Kakuzi Plc
L. R NO 11674
L.R.No 10731
Murang’a County
National Land Commission

Kakuzi fights off locals’ claim on its prime land

NSE-listed agricultural firm Kakuzi Plc has moved to the High court seeking to declare unconstitutional a clause in the Land Act that gives power to National Land Commission to deal with historical injustices as it seeks to keep at bay a group that is seeking to reclaim its 39,323 acres.

The group argues that Kakuzi was their ancestral land from which they were displaced by the colonial government.

The group is asking the NLC to admit their case as historical land injustices and order that the properties revert to them. NLC has set hearing a date for the case which Kakuzi wants suspended.

“Pending the hearing and determination of the constitutional petition by the applicants herein, this honorable court be pleased to grant conservatory orders staying the proceedings before the second respondent (NLC) in Nairobi, NLC/HLI/006/2017 being a historical land injustice complaint filed by the interested party,” reads one of the orders sought by Kakuzi.

Kakuzi is challenging Section 15 (3) (b) (i) of the NLC Act which permits the commission to admit and investigate claims that arose out of legally protected acts at the time the challenged actions happened and sections15 (3) (b) (ii) that allows NLC to investigate time bared claims.

Kakuzi claims that since it has no access to the evidence and witnesses to put up a robust defense against the allegations that happened during colonial times hence infringing on their constitutional rights of fair hearing.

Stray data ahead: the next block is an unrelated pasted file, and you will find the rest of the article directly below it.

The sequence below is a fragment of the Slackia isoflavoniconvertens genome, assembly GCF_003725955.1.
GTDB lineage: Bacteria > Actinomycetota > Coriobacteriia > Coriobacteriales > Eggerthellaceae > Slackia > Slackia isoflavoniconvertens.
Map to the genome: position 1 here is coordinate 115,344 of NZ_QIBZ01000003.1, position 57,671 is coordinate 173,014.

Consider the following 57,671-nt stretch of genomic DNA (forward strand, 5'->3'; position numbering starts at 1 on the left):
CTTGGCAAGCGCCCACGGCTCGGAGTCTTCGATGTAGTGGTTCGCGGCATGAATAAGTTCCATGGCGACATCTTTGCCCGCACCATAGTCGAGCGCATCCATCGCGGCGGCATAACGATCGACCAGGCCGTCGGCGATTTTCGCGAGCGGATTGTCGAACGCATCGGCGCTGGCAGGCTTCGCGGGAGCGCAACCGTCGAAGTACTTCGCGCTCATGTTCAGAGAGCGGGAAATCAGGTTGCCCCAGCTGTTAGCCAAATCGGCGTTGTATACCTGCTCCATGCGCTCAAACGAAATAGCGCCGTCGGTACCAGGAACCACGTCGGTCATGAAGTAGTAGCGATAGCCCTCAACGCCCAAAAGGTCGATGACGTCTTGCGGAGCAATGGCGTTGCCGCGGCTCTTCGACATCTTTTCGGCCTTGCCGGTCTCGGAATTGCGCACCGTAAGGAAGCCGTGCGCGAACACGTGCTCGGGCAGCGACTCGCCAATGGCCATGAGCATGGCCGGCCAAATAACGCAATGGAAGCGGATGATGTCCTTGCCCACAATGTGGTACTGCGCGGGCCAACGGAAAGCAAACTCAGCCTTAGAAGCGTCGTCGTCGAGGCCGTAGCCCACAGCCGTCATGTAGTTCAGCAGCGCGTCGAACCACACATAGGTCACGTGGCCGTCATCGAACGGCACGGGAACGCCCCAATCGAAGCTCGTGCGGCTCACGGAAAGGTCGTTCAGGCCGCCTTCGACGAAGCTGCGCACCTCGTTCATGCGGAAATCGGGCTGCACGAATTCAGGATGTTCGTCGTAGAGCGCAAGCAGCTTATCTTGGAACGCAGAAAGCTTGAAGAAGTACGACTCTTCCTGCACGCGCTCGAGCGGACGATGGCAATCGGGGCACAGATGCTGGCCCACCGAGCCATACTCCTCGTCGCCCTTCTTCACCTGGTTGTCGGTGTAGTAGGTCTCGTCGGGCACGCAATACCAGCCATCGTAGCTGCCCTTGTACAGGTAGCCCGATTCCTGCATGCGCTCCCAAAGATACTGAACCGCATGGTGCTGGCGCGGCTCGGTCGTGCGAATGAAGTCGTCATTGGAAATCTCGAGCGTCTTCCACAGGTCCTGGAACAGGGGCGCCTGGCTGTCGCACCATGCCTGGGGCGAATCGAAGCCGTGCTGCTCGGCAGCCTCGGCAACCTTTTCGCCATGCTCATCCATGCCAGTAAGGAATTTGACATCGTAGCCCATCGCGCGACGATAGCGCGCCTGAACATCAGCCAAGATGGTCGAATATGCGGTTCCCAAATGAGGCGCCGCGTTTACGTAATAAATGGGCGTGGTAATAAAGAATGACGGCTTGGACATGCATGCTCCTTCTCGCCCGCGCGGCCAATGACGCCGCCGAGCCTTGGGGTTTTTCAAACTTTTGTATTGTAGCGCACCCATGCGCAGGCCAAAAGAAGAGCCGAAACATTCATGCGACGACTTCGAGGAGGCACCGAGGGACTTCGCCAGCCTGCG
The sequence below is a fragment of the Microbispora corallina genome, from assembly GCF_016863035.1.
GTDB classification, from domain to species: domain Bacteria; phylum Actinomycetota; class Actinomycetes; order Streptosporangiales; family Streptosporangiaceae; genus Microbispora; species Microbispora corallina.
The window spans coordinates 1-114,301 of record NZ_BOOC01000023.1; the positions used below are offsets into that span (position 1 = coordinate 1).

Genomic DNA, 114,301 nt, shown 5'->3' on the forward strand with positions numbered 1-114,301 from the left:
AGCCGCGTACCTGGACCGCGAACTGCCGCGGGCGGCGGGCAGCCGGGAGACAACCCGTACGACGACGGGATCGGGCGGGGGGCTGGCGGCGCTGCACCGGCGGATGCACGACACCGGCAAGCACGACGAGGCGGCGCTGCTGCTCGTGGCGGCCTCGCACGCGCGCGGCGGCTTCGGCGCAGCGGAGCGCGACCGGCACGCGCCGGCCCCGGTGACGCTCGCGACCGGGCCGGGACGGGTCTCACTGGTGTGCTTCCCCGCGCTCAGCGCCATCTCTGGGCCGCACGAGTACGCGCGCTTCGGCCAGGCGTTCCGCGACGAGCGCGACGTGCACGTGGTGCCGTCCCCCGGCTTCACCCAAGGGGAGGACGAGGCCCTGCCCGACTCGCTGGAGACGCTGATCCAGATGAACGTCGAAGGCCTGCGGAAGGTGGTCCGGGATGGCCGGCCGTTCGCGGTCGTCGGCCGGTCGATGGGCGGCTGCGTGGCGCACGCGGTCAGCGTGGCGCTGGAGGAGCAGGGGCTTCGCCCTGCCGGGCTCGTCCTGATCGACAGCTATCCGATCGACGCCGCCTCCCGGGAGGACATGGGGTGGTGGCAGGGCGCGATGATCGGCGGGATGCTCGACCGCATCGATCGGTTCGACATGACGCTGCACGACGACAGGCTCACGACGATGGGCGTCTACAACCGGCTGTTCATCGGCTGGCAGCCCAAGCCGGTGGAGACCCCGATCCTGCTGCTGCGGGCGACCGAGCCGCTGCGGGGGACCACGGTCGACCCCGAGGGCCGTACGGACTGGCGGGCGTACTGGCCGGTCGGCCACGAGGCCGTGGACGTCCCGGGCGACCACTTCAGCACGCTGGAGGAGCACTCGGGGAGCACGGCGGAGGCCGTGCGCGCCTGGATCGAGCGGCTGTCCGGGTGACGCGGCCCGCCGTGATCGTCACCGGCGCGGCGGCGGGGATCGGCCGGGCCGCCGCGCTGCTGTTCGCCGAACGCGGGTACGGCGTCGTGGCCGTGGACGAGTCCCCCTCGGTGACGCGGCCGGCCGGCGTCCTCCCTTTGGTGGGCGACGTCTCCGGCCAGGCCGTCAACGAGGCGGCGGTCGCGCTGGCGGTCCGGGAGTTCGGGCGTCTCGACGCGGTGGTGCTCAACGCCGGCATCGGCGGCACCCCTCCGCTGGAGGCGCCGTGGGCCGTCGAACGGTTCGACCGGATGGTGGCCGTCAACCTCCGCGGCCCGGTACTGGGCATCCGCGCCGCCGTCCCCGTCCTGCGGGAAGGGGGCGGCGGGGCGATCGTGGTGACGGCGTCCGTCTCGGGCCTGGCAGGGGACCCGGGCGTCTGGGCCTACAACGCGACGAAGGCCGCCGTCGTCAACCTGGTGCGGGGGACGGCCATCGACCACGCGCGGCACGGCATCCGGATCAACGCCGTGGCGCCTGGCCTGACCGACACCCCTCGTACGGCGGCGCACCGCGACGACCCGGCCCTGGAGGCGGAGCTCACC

The firm argues that constitution prohibits parliament from enacting laws that permits state or any other individual from arbitrarily depriving a person’s interest in a property.

The firm notes that it acquired the properties L. R NO 11674 and L.R.No 10731 on which it carries out agricultural business in 1966 and 1963.

The petitioner in their claim filed with the commission claim that they were forcefully evicted from their land by colonialists who burnt their houses, confiscated their animals and left the destitute.

But they argue that at the independence instead of reverting the land to their original owners the land was allocated to other individuals and companies.

They claim that despite their insatiable search for justice, their cries has fallen on deaf hear.

But the firm claim that it has invested heavily in the farm and support the economy of the Muranga County and the country by extension which will be destabilized if the group’s plea is granted.

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